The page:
The dog will do his part if we’ll do ours, so here are some reminders about your lifelong responsibility as a pet owner:

Don’t let your dog be a neighborhood bum

You may think he’s such an appealing and friendly little fellow that “everybody loves him.” Maybe, but not if the friendly little fellow soils your neighbors’ lawns, tramples their flower beds, topples their garbage cans, defecates on sidewalks, and gives every passing car and bicycle a merry chase.

Confining your dog is a matter of common courtesy to your neighbors. It is also the best way to keep him safe.

Don’t let your dog become a habitual barker or howler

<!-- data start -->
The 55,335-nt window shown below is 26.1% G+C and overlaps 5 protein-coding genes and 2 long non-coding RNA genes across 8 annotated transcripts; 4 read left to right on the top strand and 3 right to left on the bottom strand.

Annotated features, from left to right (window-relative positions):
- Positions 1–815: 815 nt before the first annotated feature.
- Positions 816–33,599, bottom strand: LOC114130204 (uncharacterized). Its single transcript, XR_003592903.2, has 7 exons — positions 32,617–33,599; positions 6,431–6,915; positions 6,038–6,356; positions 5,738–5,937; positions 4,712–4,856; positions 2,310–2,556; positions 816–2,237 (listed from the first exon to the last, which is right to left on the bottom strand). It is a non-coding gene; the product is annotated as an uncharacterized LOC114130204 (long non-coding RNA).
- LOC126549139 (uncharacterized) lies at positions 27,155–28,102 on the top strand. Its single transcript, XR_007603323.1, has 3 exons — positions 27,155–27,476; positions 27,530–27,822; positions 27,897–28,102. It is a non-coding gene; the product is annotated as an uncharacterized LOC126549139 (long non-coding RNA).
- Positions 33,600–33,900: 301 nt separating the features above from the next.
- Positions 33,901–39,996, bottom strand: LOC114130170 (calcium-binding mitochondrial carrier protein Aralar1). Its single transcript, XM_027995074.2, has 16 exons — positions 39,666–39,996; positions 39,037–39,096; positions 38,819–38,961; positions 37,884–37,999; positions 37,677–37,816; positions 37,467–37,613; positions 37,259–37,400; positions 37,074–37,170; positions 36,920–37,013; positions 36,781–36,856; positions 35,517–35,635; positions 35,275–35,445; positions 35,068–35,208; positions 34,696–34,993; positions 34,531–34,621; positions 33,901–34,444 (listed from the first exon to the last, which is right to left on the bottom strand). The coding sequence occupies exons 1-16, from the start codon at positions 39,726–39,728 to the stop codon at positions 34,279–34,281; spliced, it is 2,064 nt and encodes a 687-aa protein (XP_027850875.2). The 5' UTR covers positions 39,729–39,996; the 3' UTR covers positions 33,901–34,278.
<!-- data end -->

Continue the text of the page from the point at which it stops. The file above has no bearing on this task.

Excessive barking can, indeed must, be trained out of him whenever the habit begins to develop. Don’t let your dog terrorize mailmen, meter readers, and other callers, even if you know he’s all bluff. “don’t worry, he won’t bite” is not always reassuring and not always true.

Don’t let your dog foul city sidewalks

This is one of the biggest problems in urban areas and one of the strongest arguments against big dogs as city pets.

Some cities in Europe and South America are even experimenting with outdoor toilets – confined areas covered with sand-for dogs. This could be a solution in the future. Meanwhile, the least you can do is exercise your pet on the leash only, and lead him directly to the curb when necessary.

Has your female dog been spayed?